• Know what you owe. Remember you are entitled to one free credit report each year. Order your free credit report at

  • Make copies of all debts. Make copies of all documents that report or show anything you or your spouse owe including, but not limited to, credit card statements, student loan statements, mortgage statements, home equity loans, car loan or lease statements, and make sure to get copies of all titles. Remember, keep all of these documents in a safe place that is out of your spouse’s reach or control.

  • Make copies of all loan documents. Get copies of all loan documents such as your mortgage, student loans, car loans, etc.


  • Protect your credit. Close all joint accounts to prevent your spouse from increasing marital debt. You should also consider establishing your own credit, if you have none.

  • Do not create more debt. Do not incur new debt or make large purchases just prior or during your divorce. If you can prevent it, do not let your spouse do so either.

  • Do not refinance your home. Do not refinance the marital home just prior to filing for divorce.

  • Debt and credit are an important issue in a divorce. Keep track of everything. Debt and credit are often a huge issue in divorce, don’t make it worse by increasing debt.


  • Separate joint funds. Consider transferring your half of the joint funds to your separate bank account. Do not spend it recklessly as the Court will require you to account for it.

  • Keep inherited funds separate. Keep all inheritances separate form your spouse. If an inheritance is received, don't put it in both you and your spouses’ name and don’t use it toward marital purchases or marital expenses.

  • Use joint funds. Before you separate, use joint funds to repair your automobile and home, buy clothes for yourself and your children, and get needed dental work and medical checkups. If you wait until after separation, some of these expenses may be yours alone.

  • Set aside funds. If possible, set aside cash reserves for both parties to use during the first few months of separation.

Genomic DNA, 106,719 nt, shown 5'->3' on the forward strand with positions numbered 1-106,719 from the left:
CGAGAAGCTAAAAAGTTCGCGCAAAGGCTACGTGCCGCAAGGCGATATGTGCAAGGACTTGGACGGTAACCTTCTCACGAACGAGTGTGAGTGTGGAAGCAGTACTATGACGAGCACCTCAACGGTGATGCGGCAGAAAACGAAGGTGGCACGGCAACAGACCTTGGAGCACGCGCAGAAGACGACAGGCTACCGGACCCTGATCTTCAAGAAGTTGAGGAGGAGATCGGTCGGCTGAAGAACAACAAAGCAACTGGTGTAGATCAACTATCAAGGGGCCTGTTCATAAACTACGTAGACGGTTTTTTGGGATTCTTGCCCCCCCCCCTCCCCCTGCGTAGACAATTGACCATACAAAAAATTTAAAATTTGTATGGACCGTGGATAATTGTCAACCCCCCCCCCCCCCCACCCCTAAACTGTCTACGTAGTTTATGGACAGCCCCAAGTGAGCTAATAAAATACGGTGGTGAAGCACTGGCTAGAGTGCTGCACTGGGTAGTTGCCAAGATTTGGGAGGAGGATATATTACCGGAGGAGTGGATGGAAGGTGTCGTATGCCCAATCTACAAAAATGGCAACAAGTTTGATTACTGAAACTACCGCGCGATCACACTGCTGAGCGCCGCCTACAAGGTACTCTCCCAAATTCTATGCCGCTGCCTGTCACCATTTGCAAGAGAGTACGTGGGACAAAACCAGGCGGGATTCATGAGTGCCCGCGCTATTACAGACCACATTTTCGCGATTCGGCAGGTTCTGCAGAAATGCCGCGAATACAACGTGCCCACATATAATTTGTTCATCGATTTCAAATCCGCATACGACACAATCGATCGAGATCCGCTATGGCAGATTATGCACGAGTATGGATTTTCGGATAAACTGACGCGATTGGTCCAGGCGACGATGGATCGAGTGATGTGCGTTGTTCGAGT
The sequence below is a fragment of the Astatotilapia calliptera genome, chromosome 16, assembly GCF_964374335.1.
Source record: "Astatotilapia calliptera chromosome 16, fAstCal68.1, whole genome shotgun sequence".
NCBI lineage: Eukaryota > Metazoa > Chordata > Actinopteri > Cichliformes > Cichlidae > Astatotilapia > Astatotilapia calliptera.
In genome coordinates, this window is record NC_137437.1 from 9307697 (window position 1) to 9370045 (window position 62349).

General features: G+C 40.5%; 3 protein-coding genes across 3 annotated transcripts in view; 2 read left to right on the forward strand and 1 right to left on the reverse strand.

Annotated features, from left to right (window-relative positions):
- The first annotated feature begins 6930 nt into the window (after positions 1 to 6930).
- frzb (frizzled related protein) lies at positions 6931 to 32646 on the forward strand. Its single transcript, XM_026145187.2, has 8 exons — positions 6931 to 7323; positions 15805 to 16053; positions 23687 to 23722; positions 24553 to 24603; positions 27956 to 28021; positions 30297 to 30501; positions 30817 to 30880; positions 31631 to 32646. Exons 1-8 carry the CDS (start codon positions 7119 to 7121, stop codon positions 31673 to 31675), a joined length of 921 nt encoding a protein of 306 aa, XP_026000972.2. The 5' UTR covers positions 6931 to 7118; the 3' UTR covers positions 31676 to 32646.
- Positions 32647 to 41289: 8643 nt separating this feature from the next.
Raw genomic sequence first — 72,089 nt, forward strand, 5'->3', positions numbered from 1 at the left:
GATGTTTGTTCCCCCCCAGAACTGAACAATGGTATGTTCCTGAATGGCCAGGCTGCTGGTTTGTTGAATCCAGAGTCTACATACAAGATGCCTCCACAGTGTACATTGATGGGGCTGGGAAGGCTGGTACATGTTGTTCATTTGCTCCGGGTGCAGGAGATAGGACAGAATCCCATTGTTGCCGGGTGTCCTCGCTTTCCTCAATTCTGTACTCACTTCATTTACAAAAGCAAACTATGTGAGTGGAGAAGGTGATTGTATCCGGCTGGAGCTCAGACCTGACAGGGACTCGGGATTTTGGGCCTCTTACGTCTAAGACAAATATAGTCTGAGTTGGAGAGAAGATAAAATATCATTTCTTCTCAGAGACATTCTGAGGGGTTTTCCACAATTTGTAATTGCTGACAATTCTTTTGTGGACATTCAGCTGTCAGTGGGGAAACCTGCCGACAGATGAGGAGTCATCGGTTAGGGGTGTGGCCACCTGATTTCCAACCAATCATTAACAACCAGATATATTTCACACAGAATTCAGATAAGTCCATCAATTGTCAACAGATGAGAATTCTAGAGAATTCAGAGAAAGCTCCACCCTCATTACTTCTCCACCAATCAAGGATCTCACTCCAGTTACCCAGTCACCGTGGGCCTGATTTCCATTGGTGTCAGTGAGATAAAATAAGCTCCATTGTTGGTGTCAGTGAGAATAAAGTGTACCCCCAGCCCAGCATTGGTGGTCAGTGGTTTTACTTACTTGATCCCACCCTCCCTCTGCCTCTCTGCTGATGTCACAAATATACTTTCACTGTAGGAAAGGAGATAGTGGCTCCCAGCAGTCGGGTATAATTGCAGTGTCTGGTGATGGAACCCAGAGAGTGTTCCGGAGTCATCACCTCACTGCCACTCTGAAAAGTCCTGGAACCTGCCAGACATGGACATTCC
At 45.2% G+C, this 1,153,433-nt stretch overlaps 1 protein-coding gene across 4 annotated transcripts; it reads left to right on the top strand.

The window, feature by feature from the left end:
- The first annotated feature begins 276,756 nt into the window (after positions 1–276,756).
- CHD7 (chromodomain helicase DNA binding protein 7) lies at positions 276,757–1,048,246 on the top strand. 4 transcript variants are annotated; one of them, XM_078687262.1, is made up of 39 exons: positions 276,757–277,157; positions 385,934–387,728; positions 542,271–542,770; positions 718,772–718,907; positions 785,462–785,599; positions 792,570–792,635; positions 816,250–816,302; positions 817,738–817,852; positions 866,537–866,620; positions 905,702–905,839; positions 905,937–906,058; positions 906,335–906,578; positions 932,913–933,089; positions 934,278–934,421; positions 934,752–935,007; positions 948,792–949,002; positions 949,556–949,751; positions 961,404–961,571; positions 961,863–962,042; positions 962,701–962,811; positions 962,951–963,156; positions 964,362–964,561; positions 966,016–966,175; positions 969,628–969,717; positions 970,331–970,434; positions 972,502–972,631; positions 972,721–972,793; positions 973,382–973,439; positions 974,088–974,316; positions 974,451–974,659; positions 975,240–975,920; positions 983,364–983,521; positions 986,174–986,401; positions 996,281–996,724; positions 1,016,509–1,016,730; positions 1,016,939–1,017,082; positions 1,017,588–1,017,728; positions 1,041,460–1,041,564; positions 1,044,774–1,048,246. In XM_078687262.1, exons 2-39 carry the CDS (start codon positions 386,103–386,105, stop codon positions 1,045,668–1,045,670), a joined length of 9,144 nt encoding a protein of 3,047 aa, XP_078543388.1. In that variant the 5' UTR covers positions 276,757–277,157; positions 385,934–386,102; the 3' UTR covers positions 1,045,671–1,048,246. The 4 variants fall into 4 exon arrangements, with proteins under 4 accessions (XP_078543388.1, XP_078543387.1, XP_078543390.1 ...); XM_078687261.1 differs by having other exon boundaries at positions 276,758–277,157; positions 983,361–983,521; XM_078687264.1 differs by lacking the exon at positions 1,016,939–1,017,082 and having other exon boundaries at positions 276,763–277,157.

• Secure funding for an attorney. Make arrangements to secure funds for retaining an attorney. Either from marital funds, borrowing from friends or family, or utilizing a credit card.

  • Pay debt off. Consider paying bills and credit cards that are solely in your name from joint funds before separating, so that you do not have to worry about your credit rating being damaged due to bills that may not be paid during the divorce.


  • Talk to your spouse. After speaking to an attorney, decide the best way to tell your spouse you want a divorce. Unless there is abuse involved, it is rarely a good idea to blind side your spouse by serving him/her with a complaint for divorce.

  • Begin negotiations. If you and your spouse can talk about the divorce reasonably, start discussing what each wants out of the divorce. Do not argue and DO NOT sign ANYTHNING without talking to your attorney first.

  • Determine the agreements. Consider what you are willing to concede and what concessions your spouse may be willing to make.

  • Determine potential obstacles. Try and figure out what you both are willing and/or unwilling to negotiate. These issues could be related to business, custody, pets, etc. Remember, you should pick your battles. Often times there are initial sticking points that can later be resolved once everyone has had enough time to accept that the divorce is going to go through.